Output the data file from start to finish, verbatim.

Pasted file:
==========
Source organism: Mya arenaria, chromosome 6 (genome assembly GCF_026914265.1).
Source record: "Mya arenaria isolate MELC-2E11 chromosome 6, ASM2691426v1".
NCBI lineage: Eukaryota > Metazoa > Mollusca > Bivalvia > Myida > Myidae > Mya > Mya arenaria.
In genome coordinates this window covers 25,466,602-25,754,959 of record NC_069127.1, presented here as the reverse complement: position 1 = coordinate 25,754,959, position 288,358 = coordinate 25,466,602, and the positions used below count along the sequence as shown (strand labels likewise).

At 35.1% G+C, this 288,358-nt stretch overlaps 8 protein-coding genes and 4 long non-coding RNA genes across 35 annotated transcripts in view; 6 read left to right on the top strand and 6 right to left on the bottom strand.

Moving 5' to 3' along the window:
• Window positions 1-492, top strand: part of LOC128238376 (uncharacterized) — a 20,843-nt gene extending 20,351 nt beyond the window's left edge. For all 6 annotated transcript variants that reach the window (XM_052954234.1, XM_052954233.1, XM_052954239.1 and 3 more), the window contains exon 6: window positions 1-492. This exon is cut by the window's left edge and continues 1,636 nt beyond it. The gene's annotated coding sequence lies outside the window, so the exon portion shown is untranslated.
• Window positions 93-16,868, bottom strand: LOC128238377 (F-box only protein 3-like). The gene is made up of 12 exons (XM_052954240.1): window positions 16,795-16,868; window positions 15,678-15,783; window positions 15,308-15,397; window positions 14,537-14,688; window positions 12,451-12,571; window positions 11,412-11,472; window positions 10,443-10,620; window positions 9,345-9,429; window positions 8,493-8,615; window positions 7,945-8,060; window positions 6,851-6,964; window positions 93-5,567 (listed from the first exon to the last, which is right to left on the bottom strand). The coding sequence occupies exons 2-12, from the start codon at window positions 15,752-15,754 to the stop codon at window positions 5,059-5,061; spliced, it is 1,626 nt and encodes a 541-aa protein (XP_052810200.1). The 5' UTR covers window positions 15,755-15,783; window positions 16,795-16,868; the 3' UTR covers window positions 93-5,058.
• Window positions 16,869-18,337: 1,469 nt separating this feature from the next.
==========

Source organism: Mya arenaria, chromosome 6 (genome assembly GCF_026914265.1).
Source record: "Mya arenaria isolate MELC-2E11 chromosome 6, ASM2691426v1".
NCBI lineage: Eukaryota > Metazoa > Mollusca > Bivalvia > Myida > Myidae > Mya > Mya arenaria.
In genome coordinates this window covers 25,466,602-25,754,959 of record NC_069127.1, presented here as the reverse complement: position 1 = coordinate 25,754,959, position 288,358 = coordinate 25,466,602, and the positions used below count along the sequence as shown (strand labels likewise).

At 35.1% G+C, this 288,358-nt stretch overlaps 8 protein-coding genes and 4 long non-coding RNA genes across 35 annotated transcripts in view; 6 read left to right on the top strand and 6 right to left on the bottom strand.

Moving 5' to 3' along the window:
• Window positions 1-492, top strand: part of LOC128238376 (uncharacterized) — a 20,843-nt gene extending 20,351 nt beyond the window's left edge. For all 6 annotated transcript variants that reach the window (XM_052954234.1, XM_052954233.1, XM_052954239.1 and 3 more), the window contains exon 6: window positions 1-492. This exon is cut by the window's left edge and continues 1,636 nt beyond it. The gene's annotated coding sequence lies outside the window, so the exon portion shown is untranslated.
• Window positions 93-16,868, bottom strand: LOC128238377 (F-box only protein 3-like). The gene is made up of 12 exons (XM_052954240.1): window positions 16,795-16,868; window positions 15,678-15,783; window positions 15,308-15,397; window positions 14,537-14,688; window positions 12,451-12,571; window positions 11,412-11,472; window positions 10,443-10,620; window positions 9,345-9,429; window positions 8,493-8,615; window positions 7,945-8,060; window positions 6,851-6,964; window positions 93-5,567 (listed from the first exon to the last, which is right to left on the bottom strand). The coding sequence occupies exons 2-12, from the start codon at window positions 15,752-15,754 to the stop codon at window positions 5,059-5,061; spliced, it is 1,626 nt and encodes a 541-aa protein (XP_052810200.1). The 5' UTR covers window positions 15,755-15,783; window positions 16,795-16,868; the 3' UTR covers window positions 93-5,058.
• Window positions 16,869-18,337: 1,469 nt separating this feature from the next.